A good example is ColorSplash [App Store link] a $1.99US app that brings some of the sophisticated controls you'd find in Photoshop right onto the iPhone. ColorSplash can take a color image from your camera roll, or any image uploaded to your iPhone/iPod touch, and desaturate the photo selectively. You can have the photo all grayscale, except for a face, or take they sky to grayscale while leaving the rest of the landscape in color.
You can zoom into the photo using the usual finger controls, and paint color selectively on an image, leaving a very striking effect. You do all this with your finger on the touch screen, and with a bit of practice and judicious zooming you can really be very accurate. We're used to seeing images like this come out of high end photo programs, but doing it on the iPhone is a bit of a stunner.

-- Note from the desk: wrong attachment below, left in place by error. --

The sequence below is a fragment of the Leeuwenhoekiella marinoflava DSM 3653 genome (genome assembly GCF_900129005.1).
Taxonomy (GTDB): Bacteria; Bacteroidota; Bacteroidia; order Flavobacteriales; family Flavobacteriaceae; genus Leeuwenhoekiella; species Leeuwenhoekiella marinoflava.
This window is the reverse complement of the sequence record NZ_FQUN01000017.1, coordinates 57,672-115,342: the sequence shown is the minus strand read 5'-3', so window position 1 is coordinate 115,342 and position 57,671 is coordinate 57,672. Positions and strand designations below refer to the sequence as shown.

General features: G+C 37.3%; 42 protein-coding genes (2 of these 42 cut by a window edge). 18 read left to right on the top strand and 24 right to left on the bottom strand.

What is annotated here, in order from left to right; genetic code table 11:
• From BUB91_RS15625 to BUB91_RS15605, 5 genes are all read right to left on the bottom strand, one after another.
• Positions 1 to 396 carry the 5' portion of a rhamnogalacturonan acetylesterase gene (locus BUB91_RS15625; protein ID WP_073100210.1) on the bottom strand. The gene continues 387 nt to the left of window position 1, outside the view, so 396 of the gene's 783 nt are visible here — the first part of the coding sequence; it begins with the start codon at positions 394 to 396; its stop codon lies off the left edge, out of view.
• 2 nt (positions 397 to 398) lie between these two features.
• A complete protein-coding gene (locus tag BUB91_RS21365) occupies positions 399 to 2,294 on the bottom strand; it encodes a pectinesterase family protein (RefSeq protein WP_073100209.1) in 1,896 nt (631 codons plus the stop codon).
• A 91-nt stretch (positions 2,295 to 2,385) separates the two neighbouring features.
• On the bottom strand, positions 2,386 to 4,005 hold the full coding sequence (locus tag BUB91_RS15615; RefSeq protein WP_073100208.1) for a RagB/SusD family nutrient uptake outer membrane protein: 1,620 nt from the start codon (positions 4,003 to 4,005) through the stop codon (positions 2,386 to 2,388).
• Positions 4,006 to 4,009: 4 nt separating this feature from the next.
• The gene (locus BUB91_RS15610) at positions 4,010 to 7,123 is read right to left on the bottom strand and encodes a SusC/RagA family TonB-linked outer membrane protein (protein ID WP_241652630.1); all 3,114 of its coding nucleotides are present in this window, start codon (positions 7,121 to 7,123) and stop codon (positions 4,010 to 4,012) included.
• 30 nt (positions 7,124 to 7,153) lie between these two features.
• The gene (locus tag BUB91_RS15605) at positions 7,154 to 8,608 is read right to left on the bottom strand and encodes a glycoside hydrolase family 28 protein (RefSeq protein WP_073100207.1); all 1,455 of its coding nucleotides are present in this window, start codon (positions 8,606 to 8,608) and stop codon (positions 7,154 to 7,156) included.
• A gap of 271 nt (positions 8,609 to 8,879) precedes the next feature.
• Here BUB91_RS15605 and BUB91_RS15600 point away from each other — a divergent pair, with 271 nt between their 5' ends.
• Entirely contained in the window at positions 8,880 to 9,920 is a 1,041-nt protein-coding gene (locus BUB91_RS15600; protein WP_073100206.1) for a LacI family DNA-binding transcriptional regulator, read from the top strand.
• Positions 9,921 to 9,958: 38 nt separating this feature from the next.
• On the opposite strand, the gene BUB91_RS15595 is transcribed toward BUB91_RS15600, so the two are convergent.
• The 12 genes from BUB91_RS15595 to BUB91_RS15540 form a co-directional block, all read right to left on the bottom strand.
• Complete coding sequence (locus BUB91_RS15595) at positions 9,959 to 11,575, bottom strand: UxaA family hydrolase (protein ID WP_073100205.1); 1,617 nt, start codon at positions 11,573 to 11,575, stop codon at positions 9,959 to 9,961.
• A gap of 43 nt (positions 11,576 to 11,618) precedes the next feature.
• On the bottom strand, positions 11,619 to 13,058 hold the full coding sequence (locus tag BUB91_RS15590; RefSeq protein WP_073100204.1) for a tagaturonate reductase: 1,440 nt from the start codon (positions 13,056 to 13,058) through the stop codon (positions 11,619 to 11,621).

The app allows unlimited undo, and brushes can be semi-transparent, so the amount of color can be varied. A palette gives you the option of hard edge or soft edge brushes, and you can save your work at any stage and go back to intermediate versions of your image if you want to. You can work in portrait or landscape mode, and there is detailed, built in help.
The program author, Hendrik Kueck. is a computer scientist from Vancouver, B.C. who contributed to the creation of Adobe Lightroom 2.0, so he's no slouch when it comes to imaging theory and practice. He previously did Juxtaposer for the iPhone and iPod touch.
The best way to see what the program does is look at some of the simple images I did in the gallery below, or click over to the author's web site for some more information.